What’s the Difference Between Leprosy and Psoriasis?

Medically reviewed by Debra Sullivan, PhD, MSN, RN, CNE, COI on October 26, 2017Written by Annette McDermott on October 27, 2015

Overview

Leprosy and psoriasis both cause uncomfortable skin lesions and other similar symptoms. Despite their parallels, the conditions have different causes and treatments.

Leprosy vs. psoriasis

Leprosy, also known as Hansen’s disease, is best known as a skin infection of biblical proportions, thanks to multiple mentions of it in the Bible. It was devastating in ancient times, but it’s now rare and easily treated and cured in the United States.

Leprosy is caused by Mycobacterium leprae, a slow-growing bacterium that cannot live outside its host. It’s difficult to study because it can only be grown in animals and the symptoms take years to develop.

Psoriasis, on the other hand, is an autoimmune disorder. It causes skin cells to grow rapidly, leading to skin lesions and plaques. Psoriasis isn’t contagious. A combination of genetics and environmental triggers is thought to cause psoriasis.

Symptoms

Leprosy affects the skin, nerves, and muscles. The two forms of leprosy are lepromatous leprosy and tuberculoid leprosy. Lepromatous leprosy is the worse type. It causes both sores and large lumps on the skin.

Psoriasis also causes sores on the skin, but these usually look more like dry patches of skin. Sometimes psoriasis may cause your skin to crack and bleed. Symptoms range in severity.

Below is a comparison of the common symptoms of leprosy and psoriasis.

Leprosy symptomsPsoriasis symptoms
Skin lesions or sores that may be discoloredRed-purple patches of skin with silvery scales
Skin growthsCracked skin that may bleed
Dry skinItching
Thick or stiff skinBurning
Severe painSoreness
Numbness in affected areasPitted, ridged, or thickened nails
Muscle weaknessStiff and swollen joints (psoriatic arthritis)
Eye problems, such as keratitis, iritis, or corneal ulcers
Enlarged nerves
Stuff nose and nosebleeds
Foot ulcers
Loss of sensation

Risk factors

Leprosy is not highly contagious, but it may be spread person-to-person through nose and mouth droplets or possibly broken skin. According to the World Health Organization, global leprosy was eliminated in 2000. This means there’s less than one case per ten thousand people globally today.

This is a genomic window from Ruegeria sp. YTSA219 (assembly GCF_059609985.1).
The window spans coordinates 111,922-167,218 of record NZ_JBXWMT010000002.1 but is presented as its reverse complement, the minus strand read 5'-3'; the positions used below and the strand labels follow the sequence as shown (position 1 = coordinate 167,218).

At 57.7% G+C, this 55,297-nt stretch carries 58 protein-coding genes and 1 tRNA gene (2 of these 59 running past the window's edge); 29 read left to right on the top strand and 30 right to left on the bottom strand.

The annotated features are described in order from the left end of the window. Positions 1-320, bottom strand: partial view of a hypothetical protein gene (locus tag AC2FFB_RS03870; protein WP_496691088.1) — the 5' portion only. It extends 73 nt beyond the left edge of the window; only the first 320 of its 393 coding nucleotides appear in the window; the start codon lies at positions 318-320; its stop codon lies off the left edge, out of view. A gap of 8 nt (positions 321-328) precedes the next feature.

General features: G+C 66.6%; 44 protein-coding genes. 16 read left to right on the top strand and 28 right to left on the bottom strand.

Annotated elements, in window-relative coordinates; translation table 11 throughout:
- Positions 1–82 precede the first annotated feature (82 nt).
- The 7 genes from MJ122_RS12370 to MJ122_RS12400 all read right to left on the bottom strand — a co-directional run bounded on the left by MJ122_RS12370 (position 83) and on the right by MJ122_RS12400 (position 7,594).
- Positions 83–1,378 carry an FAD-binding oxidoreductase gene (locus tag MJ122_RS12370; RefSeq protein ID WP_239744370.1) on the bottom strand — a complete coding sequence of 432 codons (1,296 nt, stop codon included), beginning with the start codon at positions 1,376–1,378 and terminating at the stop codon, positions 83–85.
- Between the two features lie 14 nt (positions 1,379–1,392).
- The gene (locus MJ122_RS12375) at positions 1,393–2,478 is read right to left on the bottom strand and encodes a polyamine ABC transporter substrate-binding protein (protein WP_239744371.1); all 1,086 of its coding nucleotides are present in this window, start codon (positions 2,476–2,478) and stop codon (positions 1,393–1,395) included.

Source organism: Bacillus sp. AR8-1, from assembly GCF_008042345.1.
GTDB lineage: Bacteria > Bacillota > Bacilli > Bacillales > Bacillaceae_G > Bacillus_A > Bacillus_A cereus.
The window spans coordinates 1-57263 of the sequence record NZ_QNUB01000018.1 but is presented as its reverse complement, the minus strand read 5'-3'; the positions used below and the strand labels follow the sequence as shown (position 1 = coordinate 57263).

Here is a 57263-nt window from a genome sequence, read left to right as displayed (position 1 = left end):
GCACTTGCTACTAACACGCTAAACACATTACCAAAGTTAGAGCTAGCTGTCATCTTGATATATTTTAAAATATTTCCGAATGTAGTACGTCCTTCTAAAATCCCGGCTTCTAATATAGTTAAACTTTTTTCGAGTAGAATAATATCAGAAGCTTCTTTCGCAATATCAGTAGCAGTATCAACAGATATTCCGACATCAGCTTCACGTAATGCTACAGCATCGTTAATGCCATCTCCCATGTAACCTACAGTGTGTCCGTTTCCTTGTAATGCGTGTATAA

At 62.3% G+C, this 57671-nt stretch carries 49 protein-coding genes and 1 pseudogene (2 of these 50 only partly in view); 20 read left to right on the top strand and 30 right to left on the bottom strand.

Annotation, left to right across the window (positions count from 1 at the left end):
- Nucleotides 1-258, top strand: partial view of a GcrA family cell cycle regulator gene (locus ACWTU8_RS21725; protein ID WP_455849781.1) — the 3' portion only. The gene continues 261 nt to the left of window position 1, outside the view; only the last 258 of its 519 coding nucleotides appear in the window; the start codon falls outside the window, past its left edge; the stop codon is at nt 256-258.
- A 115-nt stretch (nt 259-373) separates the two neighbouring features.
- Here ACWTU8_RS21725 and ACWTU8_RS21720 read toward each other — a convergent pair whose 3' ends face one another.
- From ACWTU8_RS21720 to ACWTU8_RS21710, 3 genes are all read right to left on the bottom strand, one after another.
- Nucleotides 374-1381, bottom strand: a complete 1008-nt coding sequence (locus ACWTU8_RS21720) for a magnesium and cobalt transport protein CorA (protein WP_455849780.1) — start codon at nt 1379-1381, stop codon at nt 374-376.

Despite these gains, the Centers for Disease Control and Prevention indicates leprosy is still widespread in certain countries such as:

  • Angola
  • Brazil
  • India
  • Madagascar
  • Nepal
  • Central African Republic

Your risk of getting leprosy increases if you live in one of the previously listed countries or if you come into prolonged close contact with someone who has the infection. The risk is still low, however, since research indicates that 95 percent of humans are naturally immune.

Unlike leprosy, psoriasis isn’t contagious. The following factors put you at a higher risk of developing psoriasis:

  • a family history of psoriasis
  • HIV or a suppressed immune system
  • obesity
  • smoking
  • a significant amount of sustained stress

Treatments

Leprosy is treated with antibiotics over a period of six months to two years. Most people undergoing leprosy treatment continue their daily activities.

Psoriasis treatments focus on reducing symptoms, such as moisturizing skin, removing scales, calming redness, and controlling skin inflammation. Treatment options include:

  • over-the-counter topical medications
  • topical corticosteroids
  • anthralin
  • pine- or coal-tar products
  • light therapy, such as sunlight, ultraviolet A (UVA), ultraviolet B (UVB), psoralen plus ultraviolet A (PUVA), or excimer laser
  • immunomodulator drugs, such as Enbrel, Remicade, Humira, or Stelara

Leprosy and psoriasis differences

Leprosy and psoriasis both cause skin lesions, but they’re very different diseases. Psoriasis is caused by a malfunction in your body’s immune system and isn’t contagious. Leprosy is caused by bacteria and is contagious.

To help you distinguish between leprosy and psoriasis, consider these differences:

LeprosyPsoriasis
Lesions typically don’t have flaking scales.Lesions may have flaking, silvery scales.
Lepromatous leprosy causes large lumps on the skin.Doesn’t cause skin lumps.
Pain tends to be more severe.Pain tends to be less severe.
May cause numbness around the affected area.Doesn’t cause numbness.
May lead to limb disfiguration.Doesn’t lead to limb disfiguration.
May cause a loss of pain sensation leading to broken bones, burns, or other injuries.Doesn’t cause a loss of pain sensation.
May cause muscle weakness.Doesn’t affect the muscles.

When to call the doctor

Any undiagnosed skin lesion that doesn’t heal on its own warrants a call to your doctor. Obtaining a correct diagnosis is always critical to getting the right treatment. In most cases, the earlier you understand your diagnosis and begin treatment, the better the outcome.

If you’ve been diagnosed with leprosy or psoriasis and your symptoms worsen or are not improving with treatment, or if you experience signs of infection, contact your doctor right away. The signs of infection may include:

  • fever
  • severe pain
  • nausea
  • vomiting

If you have leprosy and experience numbness or a loss of sensation in the affected body region, contact your doctor to discuss ways to prevent injury.

CMS Id: 91323